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Palin Pregnancy

Kevin Drum on the Palin pregnancy:

JUST ASKIN' INDEED....Jakes Tapper asks:
What would the response be if Sen. Barack Obama, D-Illinois, and his wife Michelle had a pregnant unmarried teenage daughter?

Yeah, yeah, I know how annoying this kind of conjecture is. But I couldn't help thinking about it. Here's how my mind wandered: Fox News talking heads....hmmm....solemn statement of faux support from John McCain....followed by the usual innuendo-laden videos from the cretins who run his communications shop....James Dobson would release a statement and it sure as hell wouldn't be this one....Steve Sailer would weigh in on black family culture....Charles Murray would be next....The Corner would slowly build to a screeching crescendo....Jeremiah Wright....permissive liberal culture....Rush Limbaugh....Sean Hannity....Michelle

About the Author

Eduardo Moisés Peñalver is the Allan R. Tessler Dean of the Cornell Law School. He is the author of numerous books and articles on the subjects of property and land use law.



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I don't think this kind of conjecture is very helpful, I'm afraid. There are several legitimate reasons to fairly question Palin's experience and fitness for the vice-presidency, but I don't think her daughter's pregnancy is one of them. In addition, the conjecture fails to take into account Obama's comment during the primary season that if one of his daughters made a "mistake" and became pregnant, he wouldn't want her "punished with a baby." Obama took a hit in some quarters for those unfortunate words. Finally, even if there were improper piling on in the event the hypothetical became reality, it doesn't excuse the glee with which some people are attacking Palin about what is an internal family issue. Sen. Obama showed a lot of class in recognizing that fact. It's too bad he can't control the Jakes Tappers of the world.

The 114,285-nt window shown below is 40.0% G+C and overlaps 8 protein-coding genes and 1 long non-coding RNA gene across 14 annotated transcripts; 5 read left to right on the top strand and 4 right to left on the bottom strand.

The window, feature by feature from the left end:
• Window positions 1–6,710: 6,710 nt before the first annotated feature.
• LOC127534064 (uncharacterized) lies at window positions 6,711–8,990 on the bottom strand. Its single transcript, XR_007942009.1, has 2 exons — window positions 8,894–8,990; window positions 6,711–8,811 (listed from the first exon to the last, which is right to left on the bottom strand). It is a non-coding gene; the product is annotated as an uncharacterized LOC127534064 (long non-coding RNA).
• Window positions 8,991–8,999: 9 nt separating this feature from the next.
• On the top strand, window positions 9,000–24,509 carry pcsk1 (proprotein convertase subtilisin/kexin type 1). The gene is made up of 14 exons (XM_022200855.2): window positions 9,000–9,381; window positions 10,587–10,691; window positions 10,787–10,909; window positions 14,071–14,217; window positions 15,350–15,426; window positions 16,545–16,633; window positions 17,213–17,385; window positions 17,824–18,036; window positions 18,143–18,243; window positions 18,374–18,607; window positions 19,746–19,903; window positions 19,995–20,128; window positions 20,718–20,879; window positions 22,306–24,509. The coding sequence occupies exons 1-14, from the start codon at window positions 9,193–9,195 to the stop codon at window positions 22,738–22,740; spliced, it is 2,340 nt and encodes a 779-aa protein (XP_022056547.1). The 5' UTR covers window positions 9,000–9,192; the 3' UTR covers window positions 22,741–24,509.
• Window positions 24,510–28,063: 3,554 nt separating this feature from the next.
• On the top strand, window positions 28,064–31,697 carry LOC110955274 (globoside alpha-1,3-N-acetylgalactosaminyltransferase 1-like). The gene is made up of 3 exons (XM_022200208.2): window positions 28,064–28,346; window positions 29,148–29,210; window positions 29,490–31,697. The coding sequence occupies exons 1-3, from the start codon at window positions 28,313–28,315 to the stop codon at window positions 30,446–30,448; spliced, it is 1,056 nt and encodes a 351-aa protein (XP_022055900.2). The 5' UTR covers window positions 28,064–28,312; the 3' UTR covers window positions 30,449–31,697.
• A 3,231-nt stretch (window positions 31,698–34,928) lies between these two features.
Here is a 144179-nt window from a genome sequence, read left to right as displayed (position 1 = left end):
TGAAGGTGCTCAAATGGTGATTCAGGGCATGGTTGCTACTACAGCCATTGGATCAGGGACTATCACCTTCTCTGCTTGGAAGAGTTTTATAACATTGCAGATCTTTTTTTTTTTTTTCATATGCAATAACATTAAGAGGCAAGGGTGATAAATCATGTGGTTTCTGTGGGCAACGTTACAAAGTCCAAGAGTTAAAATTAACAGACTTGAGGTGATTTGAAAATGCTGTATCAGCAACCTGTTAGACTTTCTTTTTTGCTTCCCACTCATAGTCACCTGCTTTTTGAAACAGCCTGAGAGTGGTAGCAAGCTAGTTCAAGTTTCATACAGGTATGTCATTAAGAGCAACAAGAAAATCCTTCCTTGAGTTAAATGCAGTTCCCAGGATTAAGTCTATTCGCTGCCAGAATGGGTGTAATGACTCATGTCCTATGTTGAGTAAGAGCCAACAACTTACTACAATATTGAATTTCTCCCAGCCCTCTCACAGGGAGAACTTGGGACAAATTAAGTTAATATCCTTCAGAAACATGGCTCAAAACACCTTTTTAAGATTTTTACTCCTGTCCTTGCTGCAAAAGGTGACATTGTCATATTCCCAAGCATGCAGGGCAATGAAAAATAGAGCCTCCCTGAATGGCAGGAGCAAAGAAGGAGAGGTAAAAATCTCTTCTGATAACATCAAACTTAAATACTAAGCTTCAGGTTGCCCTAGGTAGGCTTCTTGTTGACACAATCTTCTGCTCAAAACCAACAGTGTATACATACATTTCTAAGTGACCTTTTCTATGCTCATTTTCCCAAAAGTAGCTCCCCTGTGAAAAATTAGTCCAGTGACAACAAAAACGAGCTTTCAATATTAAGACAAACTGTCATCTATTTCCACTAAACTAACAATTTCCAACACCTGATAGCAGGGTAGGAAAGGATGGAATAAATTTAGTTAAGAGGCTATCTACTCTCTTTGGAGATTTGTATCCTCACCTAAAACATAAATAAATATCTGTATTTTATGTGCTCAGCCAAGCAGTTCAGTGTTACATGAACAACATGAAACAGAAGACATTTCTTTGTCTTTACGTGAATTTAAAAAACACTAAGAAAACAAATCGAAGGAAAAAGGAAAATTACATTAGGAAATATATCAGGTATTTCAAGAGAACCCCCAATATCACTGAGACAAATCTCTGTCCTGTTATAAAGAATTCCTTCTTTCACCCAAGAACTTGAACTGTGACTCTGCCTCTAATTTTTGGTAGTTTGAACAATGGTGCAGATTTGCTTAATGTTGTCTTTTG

I agree with you, William, that Palin's daughter's pregnancy isn't a serious factor in Palin's fitness as a candidate... But I don't see any suggestion that it is relevant in the quotation above. I haven't followed the link, but based on what's here, Tapper's and Drum's questions are not about Palin, but about double standards and differing expectations -- whether and where they exist, how they operate, and whether we're as aware of them as we should be. Exercises in conjecture like this one can certainly be annoying, but I'm not sure they're fruitless. I was affected by this post by Dahlia Lithwick on Slate's "XX Factor" blog, wondering what sort of reaction we could expect if Palin (or someone equivalent) had been on the Democratic ticket instead of the GOP's. "Would we be seeing Sarah Palin nutcrackers by the weekend? Would Fox News be airing a segment next week about her 'nagging voice' in which so-called experts opine that men wont vote for Sarah Palin because she reminds them of their nagging wives'?" Those don't seem like hollow questions to me. I think they're valid, not in spite of the fact that Palin's sex should be irrelevant, but because of that fact.